Yale’s SOM will only give us more leaders, and fewer servants, and more top-down hierarchical management structures. Fancier maybe but essentially the same flawed management structure. (if you take exception to my saying that the current structure is flawed then why the reform and why only incremental progress if that?)
This will only perpetuate the morass NHPS has been in for decades and will continue to be in until the BOE makes me superintendent! (just kidding)
Got your attention, eh?
Harries? Isn’t he under contract to Yale? Do we have to buy that out. Prehaps Streetgate is paying for it?
Henry, you really had my vote up until this announcement. I’m still leaning towards voting for you based on your solid positions on other issues (and your experience), but this proposal gives me pause.
This proposal follows a misguided line of thinking—that great managers will be great principals, even if they have never taught. Nothing could be further from the truth. They are just not equivalent.
So much lip service is being paid to “teacher leadership” at the moment, but New Haven doesn’t even see teaching as a valuable enough skill that we would require our candidates for school superintendent to have some real teaching experience.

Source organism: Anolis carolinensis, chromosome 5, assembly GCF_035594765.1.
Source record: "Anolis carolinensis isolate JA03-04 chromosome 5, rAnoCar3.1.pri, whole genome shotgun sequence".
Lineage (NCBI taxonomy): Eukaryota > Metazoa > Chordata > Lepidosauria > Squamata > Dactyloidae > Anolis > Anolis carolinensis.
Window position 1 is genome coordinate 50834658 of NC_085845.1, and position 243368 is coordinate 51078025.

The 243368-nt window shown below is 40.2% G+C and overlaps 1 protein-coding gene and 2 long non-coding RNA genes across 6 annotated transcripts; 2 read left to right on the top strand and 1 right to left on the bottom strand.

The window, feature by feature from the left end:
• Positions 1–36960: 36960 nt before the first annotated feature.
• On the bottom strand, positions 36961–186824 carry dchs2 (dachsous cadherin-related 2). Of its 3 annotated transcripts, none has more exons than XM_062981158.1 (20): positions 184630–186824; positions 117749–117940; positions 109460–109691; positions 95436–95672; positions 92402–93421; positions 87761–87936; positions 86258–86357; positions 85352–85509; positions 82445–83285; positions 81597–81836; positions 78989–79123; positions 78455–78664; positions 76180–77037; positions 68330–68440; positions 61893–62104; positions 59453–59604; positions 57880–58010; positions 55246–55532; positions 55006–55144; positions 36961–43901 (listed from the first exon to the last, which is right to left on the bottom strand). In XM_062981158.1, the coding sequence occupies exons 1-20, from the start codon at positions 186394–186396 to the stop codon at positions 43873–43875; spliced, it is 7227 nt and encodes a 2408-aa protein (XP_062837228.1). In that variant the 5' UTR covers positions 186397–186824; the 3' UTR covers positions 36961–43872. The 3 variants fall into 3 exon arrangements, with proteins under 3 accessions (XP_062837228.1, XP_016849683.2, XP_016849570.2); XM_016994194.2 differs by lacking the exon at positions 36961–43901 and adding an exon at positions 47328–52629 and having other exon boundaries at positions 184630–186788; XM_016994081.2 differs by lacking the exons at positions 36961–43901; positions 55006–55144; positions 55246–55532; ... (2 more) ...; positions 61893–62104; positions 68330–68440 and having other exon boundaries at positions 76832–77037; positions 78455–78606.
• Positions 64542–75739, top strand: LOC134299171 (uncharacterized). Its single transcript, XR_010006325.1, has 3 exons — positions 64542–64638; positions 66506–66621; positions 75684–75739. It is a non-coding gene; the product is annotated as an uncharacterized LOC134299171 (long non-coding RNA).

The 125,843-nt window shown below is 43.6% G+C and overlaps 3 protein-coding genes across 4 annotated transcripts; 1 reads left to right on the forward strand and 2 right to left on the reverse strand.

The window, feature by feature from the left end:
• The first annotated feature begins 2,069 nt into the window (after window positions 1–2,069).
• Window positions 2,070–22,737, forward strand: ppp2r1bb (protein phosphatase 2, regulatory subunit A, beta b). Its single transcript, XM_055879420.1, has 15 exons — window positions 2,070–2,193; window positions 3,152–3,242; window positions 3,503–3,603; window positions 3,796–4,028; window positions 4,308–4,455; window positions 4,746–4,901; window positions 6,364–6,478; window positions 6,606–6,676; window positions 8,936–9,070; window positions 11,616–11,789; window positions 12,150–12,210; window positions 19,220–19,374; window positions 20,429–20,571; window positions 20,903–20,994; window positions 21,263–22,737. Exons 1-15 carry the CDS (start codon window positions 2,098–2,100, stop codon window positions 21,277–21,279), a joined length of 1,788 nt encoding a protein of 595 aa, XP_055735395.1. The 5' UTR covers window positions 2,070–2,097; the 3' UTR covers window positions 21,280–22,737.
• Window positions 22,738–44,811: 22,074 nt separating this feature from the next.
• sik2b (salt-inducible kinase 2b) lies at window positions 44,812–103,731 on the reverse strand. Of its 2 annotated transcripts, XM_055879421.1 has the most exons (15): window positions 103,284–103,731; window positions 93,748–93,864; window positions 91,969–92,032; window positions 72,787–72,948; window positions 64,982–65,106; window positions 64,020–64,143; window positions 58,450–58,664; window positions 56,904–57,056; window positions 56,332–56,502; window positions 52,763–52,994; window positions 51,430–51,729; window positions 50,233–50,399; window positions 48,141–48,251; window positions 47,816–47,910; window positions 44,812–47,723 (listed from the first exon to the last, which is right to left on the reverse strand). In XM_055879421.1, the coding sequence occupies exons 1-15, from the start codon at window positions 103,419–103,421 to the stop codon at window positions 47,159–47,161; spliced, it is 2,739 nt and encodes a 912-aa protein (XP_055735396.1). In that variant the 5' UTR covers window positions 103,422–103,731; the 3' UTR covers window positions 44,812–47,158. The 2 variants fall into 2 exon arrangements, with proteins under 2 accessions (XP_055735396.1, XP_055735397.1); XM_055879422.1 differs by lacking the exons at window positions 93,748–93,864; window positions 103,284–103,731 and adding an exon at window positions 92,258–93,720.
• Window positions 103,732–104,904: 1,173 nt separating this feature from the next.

If Yale wants to value education and give my worthy field the respect it deserves, let it open a true school of education like Columbia and other ivies. Then, by all means, prepare principals as well. Otherwise, Yale should not stick one do-gooder toe in the water just to check it out and experiment on our kids! I don’t think this is what Henry intends at all, but it’s what happens if we are not careful (think Michelle Rhee, Cathie Black, countless failing charter schools in New York and elsewhere).
The elite claim that more standardization, a more rigorous testing regime, and yes, more management will somehow provide solutions for schools they neither know nor love. Those of us in the thick of it see things very differently, and I get scared about giving the elite more control over how our schools are run. They can just send their kids to Hopkins or Hamden Hall if their experiments don’t work out, for goodness sake.
I hope the candidates will tread carefully here.
I am not clear on something. Is Mr. Fernandez’s idea that SOM train teachers to become school managers, or to take people with no classroom experiance and turn them into school adminstrators?
Henry Fernandeze’s proposal for principal training via Yale SOM bears consideration as a possible next phase in the current active effort to develop the next generation of school leaders in New Haven. BTW, Yale DID have a national model urban education training program for teachers developed by Jack Gillette, a Harvard grad, accomplished New Haven teacher, Yale SOM PhD, former director of projects in the Comer Program. Yale cut that program to help fund New Haven Promise and Dr, Gillette was immediately hired as Dean of the education school at Lesley College. It is time to bring Jack back to New Haven—he knows urban education, public and charter schools, exemplifies education leadership, and could once again create a unique, successful, research-based, New Haven-Yale school principal training program without a lot of BS.